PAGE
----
mortison
06-18-07, 11:21 AM
Lubing the gasket is something I've always done to make a better seal. I've never prefilled the filter but it does sound like good advice.:thumbsup:

Mountie
06-18-07, 01:31 PM
There shouldn't be any sludge even with conventional if you do regualar oil changes.

Silly me........ Even more silly, I forgot ( while posting the last post), When I replaced my North* last year, the oil pan was cleaned.... and it was not that dirty.:highfive:

C66 Racing
06-20-07, 12:33 AM
Lubing the gasket is something I've always done to make a better seal. I've never prefilled the filter but it does sound like good advice.:thumbsup:


I've got three LSx motors now, all with the filter facing straight down and I've been prefilling the filter on all of them... and I pre-lube the gasket as well for the reasons listed by submariner409 above.

JohnnyO
06-22-07, 11:53 AM
Of all the luck, the Cardomain pic I need is "Not Available" right now, but I have a claw-type filter wrench that a 3/8" ratchet extension fits in. Works on many size filters, great on ones that hang straight down with limited space like the N* or my Explorer. Got it several years ago at NAPA.

JohnnyO
06-23-07, 09:03 AM
http://www.zjstech.net/~library/15563/FilterWrench1.JPG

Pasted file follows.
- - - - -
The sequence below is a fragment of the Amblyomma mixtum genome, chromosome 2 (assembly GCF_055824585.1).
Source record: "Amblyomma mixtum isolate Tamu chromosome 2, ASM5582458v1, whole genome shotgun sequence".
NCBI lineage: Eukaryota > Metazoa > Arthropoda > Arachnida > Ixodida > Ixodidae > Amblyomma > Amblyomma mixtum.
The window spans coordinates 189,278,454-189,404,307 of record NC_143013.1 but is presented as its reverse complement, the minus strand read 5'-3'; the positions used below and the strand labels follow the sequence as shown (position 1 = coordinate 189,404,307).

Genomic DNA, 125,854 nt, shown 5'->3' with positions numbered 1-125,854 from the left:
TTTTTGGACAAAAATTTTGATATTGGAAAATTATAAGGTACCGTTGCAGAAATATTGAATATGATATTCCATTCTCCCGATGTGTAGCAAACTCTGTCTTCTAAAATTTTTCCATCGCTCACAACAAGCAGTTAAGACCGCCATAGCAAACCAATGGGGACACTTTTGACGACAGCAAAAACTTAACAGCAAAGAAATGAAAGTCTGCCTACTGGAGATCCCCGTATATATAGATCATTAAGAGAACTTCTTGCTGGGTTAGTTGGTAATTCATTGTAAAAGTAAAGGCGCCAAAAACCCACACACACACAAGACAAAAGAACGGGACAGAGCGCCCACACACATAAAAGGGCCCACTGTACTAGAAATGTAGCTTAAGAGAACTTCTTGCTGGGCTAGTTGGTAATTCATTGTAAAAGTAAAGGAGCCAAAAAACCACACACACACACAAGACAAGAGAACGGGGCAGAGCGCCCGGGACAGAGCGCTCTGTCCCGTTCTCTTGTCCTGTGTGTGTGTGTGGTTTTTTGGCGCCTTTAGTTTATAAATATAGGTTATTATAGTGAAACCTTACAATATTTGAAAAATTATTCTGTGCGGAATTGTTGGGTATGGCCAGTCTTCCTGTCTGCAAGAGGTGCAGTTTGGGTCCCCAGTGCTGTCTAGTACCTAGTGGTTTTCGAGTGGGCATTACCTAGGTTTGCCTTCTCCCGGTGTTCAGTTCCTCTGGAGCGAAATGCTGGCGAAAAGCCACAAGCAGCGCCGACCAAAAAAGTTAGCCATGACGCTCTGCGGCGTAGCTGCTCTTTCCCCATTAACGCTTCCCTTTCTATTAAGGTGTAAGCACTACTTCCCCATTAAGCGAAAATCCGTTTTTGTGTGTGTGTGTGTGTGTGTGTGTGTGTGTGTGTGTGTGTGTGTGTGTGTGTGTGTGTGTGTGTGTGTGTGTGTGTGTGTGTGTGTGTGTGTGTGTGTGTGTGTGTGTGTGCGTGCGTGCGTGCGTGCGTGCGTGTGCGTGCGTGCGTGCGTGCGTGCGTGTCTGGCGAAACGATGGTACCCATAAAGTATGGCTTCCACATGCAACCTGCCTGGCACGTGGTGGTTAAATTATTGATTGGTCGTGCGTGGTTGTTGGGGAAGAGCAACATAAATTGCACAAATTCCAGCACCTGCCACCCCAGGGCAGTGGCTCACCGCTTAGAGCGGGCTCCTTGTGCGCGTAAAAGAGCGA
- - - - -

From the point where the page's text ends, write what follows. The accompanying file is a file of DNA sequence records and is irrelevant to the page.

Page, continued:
Cadillacboy
06-23-07, 01:10 PM
What a thread lol .Some tune ups done today .New oil 5W30 ,new oil filter,new fuel filter ,new air filter .
It remained 19% oil life to the monitor

Flynn
06-24-07, 01:55 AM
One other tip. Make sure the oil is hot when it's drained. Hot oil has all the impurities in suspension, plus it drains faster. Also, the new oil added will be heated by the still-warm engine. Maybe not a big deal, but it helps in winter to get a quicker "refill" of the oil galleries on start-up.

Being a borderline "obsessive", I've always prefilled the filters and spread a thin film of fresh oil on the seal ring, as well as clean the mating surface on the engine oil filter mount.

fpmesiIII
10-06-07, 11:50 AM
quick question, do you need to replace oil drain plug after each oil change?

this website says to do this

http://www.wikihow.com/Change-the-Oil-in-Your-Car

Replace the drain plug on the oil pan. Don't forget to install a replacement gasket. Take care not to cross the threads (http://www.wikihow.com/Reinstall-Screws-and-Bolts).

Submariner409
10-06-07, 05:16 PM
;) "Replace".........If their context is correct, they're trying to say "Put the drain plug back in.........". You shouldn't need a new gasket, but if you do, any large parts store has 3-paks of lots of different sizes.